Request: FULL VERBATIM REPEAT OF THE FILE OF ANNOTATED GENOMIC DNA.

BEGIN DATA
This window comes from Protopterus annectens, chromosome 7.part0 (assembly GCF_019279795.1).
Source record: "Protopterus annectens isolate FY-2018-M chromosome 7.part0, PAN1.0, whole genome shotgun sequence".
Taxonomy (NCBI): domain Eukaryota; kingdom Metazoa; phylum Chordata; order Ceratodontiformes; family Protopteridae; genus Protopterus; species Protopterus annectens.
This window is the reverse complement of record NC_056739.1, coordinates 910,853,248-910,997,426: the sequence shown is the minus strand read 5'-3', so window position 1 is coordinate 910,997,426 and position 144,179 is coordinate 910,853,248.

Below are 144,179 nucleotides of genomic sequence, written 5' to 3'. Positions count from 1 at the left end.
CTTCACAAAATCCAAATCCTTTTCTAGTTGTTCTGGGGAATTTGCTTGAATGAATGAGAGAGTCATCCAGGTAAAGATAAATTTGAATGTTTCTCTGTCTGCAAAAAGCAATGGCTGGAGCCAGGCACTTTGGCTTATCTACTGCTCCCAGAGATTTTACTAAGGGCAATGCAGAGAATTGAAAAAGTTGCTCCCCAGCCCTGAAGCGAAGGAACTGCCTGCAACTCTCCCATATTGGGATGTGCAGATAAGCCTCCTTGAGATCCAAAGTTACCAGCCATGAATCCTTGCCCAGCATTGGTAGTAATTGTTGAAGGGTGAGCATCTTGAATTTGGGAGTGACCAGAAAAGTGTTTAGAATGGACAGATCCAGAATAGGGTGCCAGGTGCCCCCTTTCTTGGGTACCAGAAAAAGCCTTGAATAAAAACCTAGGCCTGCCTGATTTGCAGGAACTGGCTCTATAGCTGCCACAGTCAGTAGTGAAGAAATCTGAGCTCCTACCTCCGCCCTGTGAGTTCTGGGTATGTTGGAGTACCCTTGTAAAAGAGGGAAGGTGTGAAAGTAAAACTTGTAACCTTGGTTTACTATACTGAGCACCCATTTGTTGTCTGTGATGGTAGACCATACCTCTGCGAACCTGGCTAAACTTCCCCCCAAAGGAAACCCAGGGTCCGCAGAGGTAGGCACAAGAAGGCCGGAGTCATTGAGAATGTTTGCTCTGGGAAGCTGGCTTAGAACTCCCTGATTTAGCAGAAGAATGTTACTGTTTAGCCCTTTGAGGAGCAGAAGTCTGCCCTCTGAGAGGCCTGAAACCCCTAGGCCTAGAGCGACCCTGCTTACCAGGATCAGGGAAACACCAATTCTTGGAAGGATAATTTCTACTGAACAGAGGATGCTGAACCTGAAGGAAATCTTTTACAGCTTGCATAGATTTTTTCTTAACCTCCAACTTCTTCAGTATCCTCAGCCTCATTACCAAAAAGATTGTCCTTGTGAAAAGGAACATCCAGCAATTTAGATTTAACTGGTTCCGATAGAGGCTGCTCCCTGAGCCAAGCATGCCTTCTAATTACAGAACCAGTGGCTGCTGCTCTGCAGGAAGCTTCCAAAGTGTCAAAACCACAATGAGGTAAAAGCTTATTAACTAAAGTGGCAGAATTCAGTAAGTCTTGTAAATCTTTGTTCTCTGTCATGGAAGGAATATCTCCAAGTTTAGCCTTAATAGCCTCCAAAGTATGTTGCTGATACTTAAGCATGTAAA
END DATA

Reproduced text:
This window comes from Protopterus annectens, chromosome 7.part0 (assembly GCF_019279795.1).
Source record: "Protopterus annectens isolate FY-2018-M chromosome 7.part0, PAN1.0, whole genome shotgun sequence".
Taxonomy (NCBI): domain Eukaryota; kingdom Metazoa; phylum Chordata; order Ceratodontiformes; family Protopteridae; genus Protopterus; species Protopterus annectens.
This window is the reverse complement of record NC_056739.1, coordinates 910,853,248-910,997,426: the sequence shown is the minus strand read 5'-3', so window position 1 is coordinate 910,997,426 and position 144,179 is coordinate 910,853,248.

Below are 144,179 nucleotides of genomic sequence, written 5' to 3'. Positions count from 1 at the left end.
CTTCACAAAATCCAAATCCTTTTCTAGTTGTTCTGGGGAATTTGCTTGAATGAATGAGAGAGTCATCCAGGTAAAGATAAATTTGAATGTTTCTCTGTCTGCAAAAAGCAATGGCTGGAGCCAGGCACTTTGGCTTATCTACTGCTCCCAGAGATTTTACTAAGGGCAATGCAGAGAATTGAAAAAGTTGCTCCCCAGCCCTGAAGCGAAGGAACTGCCTGCAACTCTCCCATATTGGGATGTGCAGATAAGCCTCCTTGAGATCCAAAGTTACCAGCCATGAATCCTTGCCCAGCATTGGTAGTAATTGTTGAAGGGTGAGCATCTTGAATTTGGGAGTGACCAGAAAAGTGTTTAGAATGGACAGATCCAGAATAGGGTGCCAGGTGCCCCCTTTCTTGGGTACCAGAAAAAGCCTTGAATAAAAACCTAGGCCTGCCTGATTTGCAGGAACTGGCTCTATAGCTGCCACAGTCAGTAGTGAAGAAATCTGAGCTCCTACCTCCGCCCTGTGAGTTCTGGGTATGTTGGAGTACCCTTGTAAAAGAGGGAAGGTGTGAAAGTAAAACTTGTAACCTTGGTTTACTATACTGAGCACCCATTTGTTGTCTGTGATGGTAGACCATACCTCTGCGAACCTGGCTAAACTTCCCCCCAAAGGAAACCCAGGGTCCGCAGAGGTAGGCACAAGAAGGCCGGAGTCATTGAGAATGTTTGCTCTGGGAAGCTGGCTTAGAACTCCCTGATTTAGCAGAAGAATGTTACTGTTTAGCCCTTTGAGGAGCAGAAGTCTGCCCTCTGAGAGGCCTGAAACCCCTAGGCCTAGAGCGACCCTGCTTACCAGGATCAGGGAAACACCAATTCTTGGAAGGATAATTTCTACTGAACAGAGGATGCTGAACCTGAAGGAAATCTTTTACAGCTTGCATAGATTTTTTCTTAACCTCCAACTTCTTCAGTATCCTCAGCCTCATTACCAAAAAGATTGTCCTTGTGAAAAGGAACATCCAGCAATTTAGATTTAACTGGTTCCGATAGAGGCTGCTCCCTGAGCCAAGCATGCCTTCTAATTACAGAACCAGTGGCTGCTGCTCTGCAGGAAGCTTCCAAAGTGTCAAAACCACAATGAGGTAAAAGCTTATTAACTAAAGTGGCAGAATTCAGTAAGTCTTGTAAATCTTTGTTCTCTGTCATGGAAGGAATATCTCCAAGTTTAGCCTTAATAGCCTCCAAAGTATGTTGCTGATACTTAAGCATGTAAA